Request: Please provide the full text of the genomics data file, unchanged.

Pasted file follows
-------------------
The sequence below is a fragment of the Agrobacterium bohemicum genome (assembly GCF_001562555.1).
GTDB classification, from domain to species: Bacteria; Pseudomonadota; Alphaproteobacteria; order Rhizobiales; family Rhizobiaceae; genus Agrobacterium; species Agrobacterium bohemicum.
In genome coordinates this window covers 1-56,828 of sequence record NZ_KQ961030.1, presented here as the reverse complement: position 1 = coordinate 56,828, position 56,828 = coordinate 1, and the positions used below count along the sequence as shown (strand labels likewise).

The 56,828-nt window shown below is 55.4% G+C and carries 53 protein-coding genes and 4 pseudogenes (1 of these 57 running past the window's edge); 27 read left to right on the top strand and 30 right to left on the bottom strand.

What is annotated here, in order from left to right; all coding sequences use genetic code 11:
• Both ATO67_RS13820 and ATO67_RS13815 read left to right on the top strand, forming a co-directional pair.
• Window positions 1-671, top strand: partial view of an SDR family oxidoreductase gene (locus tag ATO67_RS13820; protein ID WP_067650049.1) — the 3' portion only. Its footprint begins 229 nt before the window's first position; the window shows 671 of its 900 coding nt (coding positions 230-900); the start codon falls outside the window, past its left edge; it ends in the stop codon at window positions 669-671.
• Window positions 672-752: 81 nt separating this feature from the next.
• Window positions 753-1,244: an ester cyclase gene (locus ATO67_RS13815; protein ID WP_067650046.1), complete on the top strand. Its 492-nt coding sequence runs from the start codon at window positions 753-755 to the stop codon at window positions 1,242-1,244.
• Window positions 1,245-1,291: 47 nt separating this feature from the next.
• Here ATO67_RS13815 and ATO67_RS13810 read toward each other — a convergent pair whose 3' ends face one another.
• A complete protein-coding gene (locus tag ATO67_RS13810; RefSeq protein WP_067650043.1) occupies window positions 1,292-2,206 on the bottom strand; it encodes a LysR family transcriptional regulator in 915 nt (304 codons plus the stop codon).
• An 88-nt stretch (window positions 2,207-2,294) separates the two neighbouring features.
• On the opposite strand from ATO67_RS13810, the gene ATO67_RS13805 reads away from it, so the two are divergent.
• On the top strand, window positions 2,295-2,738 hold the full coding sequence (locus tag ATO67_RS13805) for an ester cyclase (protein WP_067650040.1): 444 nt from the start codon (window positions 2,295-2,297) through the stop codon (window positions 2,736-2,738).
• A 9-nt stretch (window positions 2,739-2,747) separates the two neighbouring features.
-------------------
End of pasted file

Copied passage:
The sequence below is a fragment of the Agrobacterium bohemicum genome (assembly GCF_001562555.1).
GTDB classification, from domain to species: Bacteria; Pseudomonadota; Alphaproteobacteria; order Rhizobiales; family Rhizobiaceae; genus Agrobacterium; species Agrobacterium bohemicum.
In genome coordinates this window covers 1-56,828 of sequence record NZ_KQ961030.1, presented here as the reverse complement: position 1 = coordinate 56,828, position 56,828 = coordinate 1, and the positions used below count along the sequence as shown (strand labels likewise).

The 56,828-nt window shown below is 55.4% G+C and carries 53 protein-coding genes and 4 pseudogenes (1 of these 57 running past the window's edge); 27 read left to right on the top strand and 30 right to left on the bottom strand.

What is annotated here, in order from left to right; all coding sequences use genetic code 11:
• Both ATO67_RS13820 and ATO67_RS13815 read left to right on the top strand, forming a co-directional pair.
• Window positions 1-671, top strand: partial view of an SDR family oxidoreductase gene (locus tag ATO67_RS13820; protein ID WP_067650049.1) — the 3' portion only. Its footprint begins 229 nt before the window's first position; the window shows 671 of its 900 coding nt (coding positions 230-900); the start codon falls outside the window, past its left edge; it ends in the stop codon at window positions 669-671.
• Window positions 672-752: 81 nt separating this feature from the next.
• Window positions 753-1,244: an ester cyclase gene (locus ATO67_RS13815; protein ID WP_067650046.1), complete on the top strand. Its 492-nt coding sequence runs from the start codon at window positions 753-755 to the stop codon at window positions 1,242-1,244.
• Window positions 1,245-1,291: 47 nt separating this feature from the next.
• Here ATO67_RS13815 and ATO67_RS13810 read toward each other — a convergent pair whose 3' ends face one another.
• A complete protein-coding gene (locus tag ATO67_RS13810; RefSeq protein WP_067650043.1) occupies window positions 1,292-2,206 on the bottom strand; it encodes a LysR family transcriptional regulator in 915 nt (304 codons plus the stop codon).
• An 88-nt stretch (window positions 2,207-2,294) separates the two neighbouring features.
• On the opposite strand from ATO67_RS13810, the gene ATO67_RS13805 reads away from it, so the two are divergent.
• On the top strand, window positions 2,295-2,738 hold the full coding sequence (locus tag ATO67_RS13805) for an ester cyclase (protein WP_067650040.1): 444 nt from the start codon (window positions 2,295-2,297) through the stop codon (window positions 2,736-2,738).
• A 9-nt stretch (window positions 2,739-2,747) separates the two neighbouring features.